“Hey.”  Adam said quietly. He stood straddling his bike watching Adam in confusion.

“Oh, hey, dude.” Chris said.  He was unphased by Adam’s presence and went back to circling the young girl.

Adam’s depression laid over him like a blanket of fog.

“You didn’t call me….” Adam said

“What?” Chris darted back while amid conversation with the girl.

“We always hang out together.”

Silence fell over them.

“Adam.  Relax.  I just wanted to introduce myself to her and show her cool places to hang out around town.”  Chris explained with a smirk while popping a wheelie.

Adam looked over at the girl.  She smirked.  Adam frowned as he looked back at Chris.  After a deafening silence, Adam threw his bike down in anger.

“What the hell, dude!”  Adam shouted.

The young girl stopped in her tracks and stared at Adam, but Chris was still unphased – or acting as such. 

Adam advanced and shoved Chris off his bike but Chris still landed on his feet as his bike toppled over; he was as suave as usual.

“You need to chill, Adam!”  The girl said before blowing a bubble with her gum.

“What the hell WHAT, Adam?” Chris sneered as he re-mounted his bike still playing coy.

Adam thought back to the previous week when he had told Chris about the new girl on the block while at lunch.  He now wished he hadn’t.  And just days prior, Chris had stopped at Adam’s house to show him his new bike; a bike that was identical to his own.

“You always do this shit!  Anything I want you always have to want it even more than me!”

“What the hell are you talking about?  I was just hanging out with the new girl!”

“Her name’s Kelly!”  Adam retorted.

“I know.  Just wasn’t sure if you knew.”  Chris raised his eyebrows and shrugged sarcastically.  Kelly laughed which made Chris smile.

 “You know what? Fuck you, Chris!”  Adam shouted as he kicked Chris’s identical yellow BMX bike. “Go take a flying leap off that fuckin’ dirt in the park!  Remember, the one you pushed me off last year and I broke my damn ankle?”

As Adam went to hoist himself back onto his bike Chris shoved him from behind.  He toppled over and scraped his knees on the ground.  He laid still for a second as a lump formed in his throat and tears welled in his eyes. 

“C’mon, Kelly.  He isn’t usually like this.”  Kelly rolled her eyes at the two of them.

There was another hard silence as Chris rode his bike slowly in the other direction.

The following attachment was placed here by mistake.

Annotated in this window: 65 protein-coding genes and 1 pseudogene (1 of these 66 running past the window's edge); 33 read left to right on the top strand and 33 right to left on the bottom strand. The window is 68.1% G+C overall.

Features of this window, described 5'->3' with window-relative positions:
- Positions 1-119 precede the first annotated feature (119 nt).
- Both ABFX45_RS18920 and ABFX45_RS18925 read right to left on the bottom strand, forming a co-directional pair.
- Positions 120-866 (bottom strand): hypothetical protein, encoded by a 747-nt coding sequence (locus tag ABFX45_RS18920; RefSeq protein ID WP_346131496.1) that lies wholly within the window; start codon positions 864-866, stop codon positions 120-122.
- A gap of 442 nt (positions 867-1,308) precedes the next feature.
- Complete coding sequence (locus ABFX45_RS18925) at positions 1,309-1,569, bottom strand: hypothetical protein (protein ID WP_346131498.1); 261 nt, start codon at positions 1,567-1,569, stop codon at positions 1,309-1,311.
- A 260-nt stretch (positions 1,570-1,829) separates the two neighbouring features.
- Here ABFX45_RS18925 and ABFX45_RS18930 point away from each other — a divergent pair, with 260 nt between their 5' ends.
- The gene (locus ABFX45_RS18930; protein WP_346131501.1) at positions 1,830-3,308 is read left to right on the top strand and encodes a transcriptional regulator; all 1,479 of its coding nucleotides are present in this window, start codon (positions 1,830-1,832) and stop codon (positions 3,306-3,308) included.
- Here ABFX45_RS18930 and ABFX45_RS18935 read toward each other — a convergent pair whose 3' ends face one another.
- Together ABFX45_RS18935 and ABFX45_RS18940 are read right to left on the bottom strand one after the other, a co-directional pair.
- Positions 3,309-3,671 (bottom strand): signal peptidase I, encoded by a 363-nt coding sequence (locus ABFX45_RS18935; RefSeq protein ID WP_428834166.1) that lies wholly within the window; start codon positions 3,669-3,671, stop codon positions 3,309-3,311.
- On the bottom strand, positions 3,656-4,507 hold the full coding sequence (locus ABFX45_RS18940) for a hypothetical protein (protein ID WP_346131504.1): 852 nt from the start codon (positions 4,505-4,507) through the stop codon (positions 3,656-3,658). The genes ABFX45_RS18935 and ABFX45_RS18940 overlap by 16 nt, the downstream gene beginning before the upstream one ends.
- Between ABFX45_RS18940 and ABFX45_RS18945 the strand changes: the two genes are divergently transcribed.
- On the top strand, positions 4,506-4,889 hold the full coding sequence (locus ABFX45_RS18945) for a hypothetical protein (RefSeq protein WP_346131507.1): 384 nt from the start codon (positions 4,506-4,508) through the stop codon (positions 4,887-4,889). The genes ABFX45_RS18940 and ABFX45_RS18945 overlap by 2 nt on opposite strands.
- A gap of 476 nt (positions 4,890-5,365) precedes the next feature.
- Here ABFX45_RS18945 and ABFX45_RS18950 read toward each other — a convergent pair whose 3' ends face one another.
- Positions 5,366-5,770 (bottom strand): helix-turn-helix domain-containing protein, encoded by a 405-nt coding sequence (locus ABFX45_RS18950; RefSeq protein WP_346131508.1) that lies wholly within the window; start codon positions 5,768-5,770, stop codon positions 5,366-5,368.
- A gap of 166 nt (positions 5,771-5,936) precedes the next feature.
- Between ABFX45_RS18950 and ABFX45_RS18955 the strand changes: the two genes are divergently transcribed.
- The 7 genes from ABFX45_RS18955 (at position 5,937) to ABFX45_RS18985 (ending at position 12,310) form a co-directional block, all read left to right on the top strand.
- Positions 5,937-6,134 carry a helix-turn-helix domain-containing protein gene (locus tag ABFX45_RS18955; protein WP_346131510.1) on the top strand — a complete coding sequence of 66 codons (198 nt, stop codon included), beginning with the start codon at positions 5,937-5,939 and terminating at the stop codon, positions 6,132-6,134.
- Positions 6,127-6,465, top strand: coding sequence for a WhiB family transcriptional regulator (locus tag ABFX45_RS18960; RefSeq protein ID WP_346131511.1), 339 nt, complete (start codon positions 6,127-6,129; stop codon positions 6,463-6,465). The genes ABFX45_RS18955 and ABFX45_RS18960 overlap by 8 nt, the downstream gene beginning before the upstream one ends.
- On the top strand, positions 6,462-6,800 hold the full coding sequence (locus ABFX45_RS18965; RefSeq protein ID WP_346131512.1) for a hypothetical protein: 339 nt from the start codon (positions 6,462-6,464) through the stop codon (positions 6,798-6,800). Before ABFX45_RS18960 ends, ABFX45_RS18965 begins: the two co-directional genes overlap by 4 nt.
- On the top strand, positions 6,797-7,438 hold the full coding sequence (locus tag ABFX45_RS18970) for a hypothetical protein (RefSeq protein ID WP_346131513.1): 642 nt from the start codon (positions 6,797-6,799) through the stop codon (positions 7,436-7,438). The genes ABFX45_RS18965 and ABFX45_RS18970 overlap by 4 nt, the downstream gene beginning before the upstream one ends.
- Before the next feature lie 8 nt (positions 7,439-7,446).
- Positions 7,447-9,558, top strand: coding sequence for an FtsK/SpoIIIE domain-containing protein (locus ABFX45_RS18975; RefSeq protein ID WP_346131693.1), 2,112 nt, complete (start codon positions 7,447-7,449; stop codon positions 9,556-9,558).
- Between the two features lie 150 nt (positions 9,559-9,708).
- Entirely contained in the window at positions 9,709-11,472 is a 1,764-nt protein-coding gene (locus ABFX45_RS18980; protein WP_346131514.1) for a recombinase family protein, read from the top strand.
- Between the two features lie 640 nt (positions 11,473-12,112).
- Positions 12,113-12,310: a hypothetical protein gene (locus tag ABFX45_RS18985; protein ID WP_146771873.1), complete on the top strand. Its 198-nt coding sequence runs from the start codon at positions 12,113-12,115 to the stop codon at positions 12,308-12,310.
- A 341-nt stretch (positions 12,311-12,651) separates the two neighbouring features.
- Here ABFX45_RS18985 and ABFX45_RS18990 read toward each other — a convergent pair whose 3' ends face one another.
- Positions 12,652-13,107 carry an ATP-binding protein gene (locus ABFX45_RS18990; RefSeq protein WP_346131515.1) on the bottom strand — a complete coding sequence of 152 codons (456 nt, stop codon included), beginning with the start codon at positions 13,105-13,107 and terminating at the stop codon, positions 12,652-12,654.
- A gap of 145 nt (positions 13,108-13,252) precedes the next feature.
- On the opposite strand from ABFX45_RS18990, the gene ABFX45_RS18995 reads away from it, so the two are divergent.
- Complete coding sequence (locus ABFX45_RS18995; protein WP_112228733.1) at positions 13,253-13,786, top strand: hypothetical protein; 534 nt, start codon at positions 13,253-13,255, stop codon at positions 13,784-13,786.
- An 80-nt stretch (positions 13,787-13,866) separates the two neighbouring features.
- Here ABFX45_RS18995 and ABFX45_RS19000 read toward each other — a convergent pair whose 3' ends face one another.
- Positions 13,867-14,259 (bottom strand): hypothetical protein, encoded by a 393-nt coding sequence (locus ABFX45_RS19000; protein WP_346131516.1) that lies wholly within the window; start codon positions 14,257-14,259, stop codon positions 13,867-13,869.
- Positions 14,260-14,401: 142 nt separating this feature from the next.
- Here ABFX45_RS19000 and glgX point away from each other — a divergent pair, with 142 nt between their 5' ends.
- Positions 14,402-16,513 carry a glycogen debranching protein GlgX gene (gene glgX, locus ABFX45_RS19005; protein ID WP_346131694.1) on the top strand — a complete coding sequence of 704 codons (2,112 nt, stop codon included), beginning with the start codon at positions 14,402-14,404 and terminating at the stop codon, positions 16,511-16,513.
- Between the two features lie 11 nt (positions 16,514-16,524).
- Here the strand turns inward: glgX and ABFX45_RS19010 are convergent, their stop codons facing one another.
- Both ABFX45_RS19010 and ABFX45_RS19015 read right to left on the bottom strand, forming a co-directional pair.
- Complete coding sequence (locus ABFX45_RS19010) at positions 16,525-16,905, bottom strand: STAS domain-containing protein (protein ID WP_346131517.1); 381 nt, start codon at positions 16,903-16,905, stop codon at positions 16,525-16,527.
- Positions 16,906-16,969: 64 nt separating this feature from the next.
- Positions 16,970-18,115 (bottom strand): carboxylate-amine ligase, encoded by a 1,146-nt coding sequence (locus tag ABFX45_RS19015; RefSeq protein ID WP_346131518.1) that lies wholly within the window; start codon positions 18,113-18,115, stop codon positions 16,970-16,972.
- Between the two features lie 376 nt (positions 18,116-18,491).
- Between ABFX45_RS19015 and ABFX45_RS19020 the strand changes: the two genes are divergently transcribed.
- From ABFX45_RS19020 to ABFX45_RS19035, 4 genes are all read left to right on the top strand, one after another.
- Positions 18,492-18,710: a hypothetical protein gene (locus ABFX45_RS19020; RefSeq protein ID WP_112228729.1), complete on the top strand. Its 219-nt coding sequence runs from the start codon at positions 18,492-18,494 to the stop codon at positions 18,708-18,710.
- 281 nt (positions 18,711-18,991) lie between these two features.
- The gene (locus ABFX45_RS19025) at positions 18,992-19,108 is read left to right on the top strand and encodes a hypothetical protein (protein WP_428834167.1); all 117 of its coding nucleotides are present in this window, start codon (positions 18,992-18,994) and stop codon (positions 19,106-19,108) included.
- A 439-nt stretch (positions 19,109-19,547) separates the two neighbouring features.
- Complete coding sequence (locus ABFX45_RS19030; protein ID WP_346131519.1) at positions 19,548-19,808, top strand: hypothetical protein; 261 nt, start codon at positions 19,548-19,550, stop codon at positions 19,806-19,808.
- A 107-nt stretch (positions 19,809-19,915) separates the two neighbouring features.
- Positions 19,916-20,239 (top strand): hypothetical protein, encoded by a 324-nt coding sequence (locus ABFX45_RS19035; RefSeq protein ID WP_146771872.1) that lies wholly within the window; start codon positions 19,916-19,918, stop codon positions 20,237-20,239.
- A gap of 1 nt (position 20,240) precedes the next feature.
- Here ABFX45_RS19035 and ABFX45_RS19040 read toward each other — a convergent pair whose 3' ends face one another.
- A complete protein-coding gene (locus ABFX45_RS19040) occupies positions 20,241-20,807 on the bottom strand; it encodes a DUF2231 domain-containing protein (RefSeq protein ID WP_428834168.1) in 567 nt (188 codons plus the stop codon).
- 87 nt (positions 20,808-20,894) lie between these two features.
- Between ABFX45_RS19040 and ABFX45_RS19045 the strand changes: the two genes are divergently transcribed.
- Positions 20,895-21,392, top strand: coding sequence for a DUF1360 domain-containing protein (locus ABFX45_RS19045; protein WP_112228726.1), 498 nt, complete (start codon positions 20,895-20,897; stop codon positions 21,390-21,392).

“Adam, are you okay?”  Kelly asked with some care in her voice.

Adam didn’t answer for fear that Chris would hear him cry.  For fear that SHE would hear him cry.  He liked her too much to let Chris win.

“Okay, then.  Bye, Adam.”  Kelly grabbed onto Chris’ seat as he began to pedal harder away up the street.  “Chris!  Chris!  Not too fast!”  Kelly’s giggling echoed off the homes and down the street.

Once they were gone Adam sat up kneeling slumped on the ground and wiped stippled blood and gravel off his hands onto his shorts.

Dusk.

Thunderheads had rolled in and the bright summer skyline was transformed into a dour, grey hue as a storm swept the town.  Adam rode his bike aggressively through every puddle he could find.  His tears mixed with the rain.  As he avoided turning down his street as he should have done at dusk, Adam veered onto a path leading to the nearby public park.  He tore down the pathway; wet gravel cracking beneath his bike tires.  A colorful wooden sign next to the walking path read Rock Creek Park District.

Adam headed for a shelter with picnic tables that he liked to visit when he felt alone or had nothing else to do.  But, as he rode nearer, he saw through the hazy downpour that a man was sitting under the shelter on one of the picnic tables watching the rain hit the mud.  Adam slowed his approach and hopped off his biked letting it fall to the ground.

“Wally…?”  Adam said.

Wally lifted his head and looked sadly at Adam.  Adam sat down next to Wally on the picnic table, which made Wally perk up a bit.

“What you are doing out here, Wally?”  Adam inquired.

“ I dunno, Adam.”  Wally paused, “I don’t know where to go and I don’t have any friends here.”

Adam was silent.  He stared at Wally with a puzzled look.  Wally’s tattered dingy robe, sweatpants, and slippers were even more puzzling now that he thought about it.